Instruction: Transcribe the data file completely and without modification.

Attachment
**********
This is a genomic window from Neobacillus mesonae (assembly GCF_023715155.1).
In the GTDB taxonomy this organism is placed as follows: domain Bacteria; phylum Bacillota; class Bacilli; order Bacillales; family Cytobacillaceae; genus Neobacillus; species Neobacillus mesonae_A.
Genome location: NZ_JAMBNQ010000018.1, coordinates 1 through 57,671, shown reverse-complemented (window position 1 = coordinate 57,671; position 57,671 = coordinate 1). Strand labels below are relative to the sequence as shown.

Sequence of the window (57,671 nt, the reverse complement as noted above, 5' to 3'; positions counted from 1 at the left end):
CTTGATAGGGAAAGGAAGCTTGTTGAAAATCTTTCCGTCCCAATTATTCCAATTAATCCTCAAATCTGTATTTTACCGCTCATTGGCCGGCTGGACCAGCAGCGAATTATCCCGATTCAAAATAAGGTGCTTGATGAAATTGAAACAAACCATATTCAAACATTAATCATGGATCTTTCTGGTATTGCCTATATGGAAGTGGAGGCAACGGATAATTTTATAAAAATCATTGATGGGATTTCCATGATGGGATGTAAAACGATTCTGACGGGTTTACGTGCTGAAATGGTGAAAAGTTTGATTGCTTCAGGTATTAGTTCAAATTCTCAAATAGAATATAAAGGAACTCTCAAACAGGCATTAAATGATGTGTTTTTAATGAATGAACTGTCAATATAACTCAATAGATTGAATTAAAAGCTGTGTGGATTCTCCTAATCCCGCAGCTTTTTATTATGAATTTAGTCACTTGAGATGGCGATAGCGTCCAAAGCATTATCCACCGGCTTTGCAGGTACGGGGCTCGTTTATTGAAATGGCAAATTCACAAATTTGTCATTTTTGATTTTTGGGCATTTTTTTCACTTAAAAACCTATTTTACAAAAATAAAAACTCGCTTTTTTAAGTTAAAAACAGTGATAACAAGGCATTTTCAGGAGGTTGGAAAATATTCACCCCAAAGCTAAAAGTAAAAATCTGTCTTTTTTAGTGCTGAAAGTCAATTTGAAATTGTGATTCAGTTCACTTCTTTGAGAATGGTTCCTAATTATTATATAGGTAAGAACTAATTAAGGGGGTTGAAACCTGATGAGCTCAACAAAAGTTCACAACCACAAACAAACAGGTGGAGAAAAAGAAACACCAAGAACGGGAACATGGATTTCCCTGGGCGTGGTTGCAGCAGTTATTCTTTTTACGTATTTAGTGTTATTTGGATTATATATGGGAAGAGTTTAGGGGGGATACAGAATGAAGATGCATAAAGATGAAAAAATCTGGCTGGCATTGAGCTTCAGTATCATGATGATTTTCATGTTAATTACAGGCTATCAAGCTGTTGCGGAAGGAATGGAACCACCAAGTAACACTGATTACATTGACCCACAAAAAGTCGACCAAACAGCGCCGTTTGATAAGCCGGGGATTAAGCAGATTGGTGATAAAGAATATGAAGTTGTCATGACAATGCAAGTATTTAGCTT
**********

This is a genomic window from Neobacillus mesonae (assembly GCF_023715155.1).
In the GTDB taxonomy this organism is placed as follows: domain Bacteria; phylum Bacillota; class Bacilli; order Bacillales; family Cytobacillaceae; genus Neobacillus; species Neobacillus mesonae_A.
Genome location: NZ_JAMBNQ010000018.1, coordinates 1 through 57,671, shown reverse-complemented (window position 1 = coordinate 57,671; position 57,671 = coordinate 1). Strand labels below are relative to the sequence as shown.

Sequence of the window (57,671 nt, the reverse complement as noted above, 5' to 3'; positions counted from 1 at the left end):
CTTGATAGGGAAAGGAAGCTTGTTGAAAATCTTTCCGTCCCAATTATTCCAATTAATCCTCAAATCTGTATTTTACCGCTCATTGGCCGGCTGGACCAGCAGCGAATTATCCCGATTCAAAATAAGGTGCTTGATGAAATTGAAACAAACCATATTCAAACATTAATCATGGATCTTTCTGGTATTGCCTATATGGAAGTGGAGGCAACGGATAATTTTATAAAAATCATTGATGGGATTTCCATGATGGGATGTAAAACGATTCTGACGGGTTTACGTGCTGAAATGGTGAAAAGTTTGATTGCTTCAGGTATTAGTTCAAATTCTCAAATAGAATATAAAGGAACTCTCAAACAGGCATTAAATGATGTGTTTTTAATGAATGAACTGTCAATATAACTCAATAGATTGAATTAAAAGCTGTGTGGATTCTCCTAATCCCGCAGCTTTTTATTATGAATTTAGTCACTTGAGATGGCGATAGCGTCCAAAGCATTATCCACCGGCTTTGCAGGTACGGGGCTCGTTTATTGAAATGGCAAATTCACAAATTTGTCATTTTTGATTTTTGGGCATTTTTTTCACTTAAAAACCTATTTTACAAAAATAAAAACTCGCTTTTTTAAGTTAAAAACAGTGATAACAAGGCATTTTCAGGAGGTTGGAAAATATTCACCCCAAAGCTAAAAGTAAAAATCTGTCTTTTTTAGTGCTGAAAGTCAATTTGAAATTGTGATTCAGTTCACTTCTTTGAGAATGGTTCCTAATTATTATATAGGTAAGAACTAATTAAGGGGGTTGAAACCTGATGAGCTCAACAAAAGTTCACAACCACAAACAAACAGGTGGAGAAAAAGAAACACCAAGAACGGGAACATGGATTTCCCTGGGCGTGGTTGCAGCAGTTATTCTTTTTACGTATTTAGTGTTATTTGGATTATATATGGGAAGAGTTTAGGGGGGATACAGAATGAAGATGCATAAAGATGAAAAAATCTGGCTGGCATTGAGCTTCAGTATCATGATGATTTTCATGTTAATTACAGGCTATCAAGCTGTTGCGGAAGGAATGGAACCACCAAGTAACACTGATTACATTGACCCACAAAAAGTCGACCAAACAGCGCCGTTTGATAAGCCGGGGATTAAGCAGATTGGTGATAAAGAATATGAAGTTGTCATGACAATGCAAGTATTTAGCTT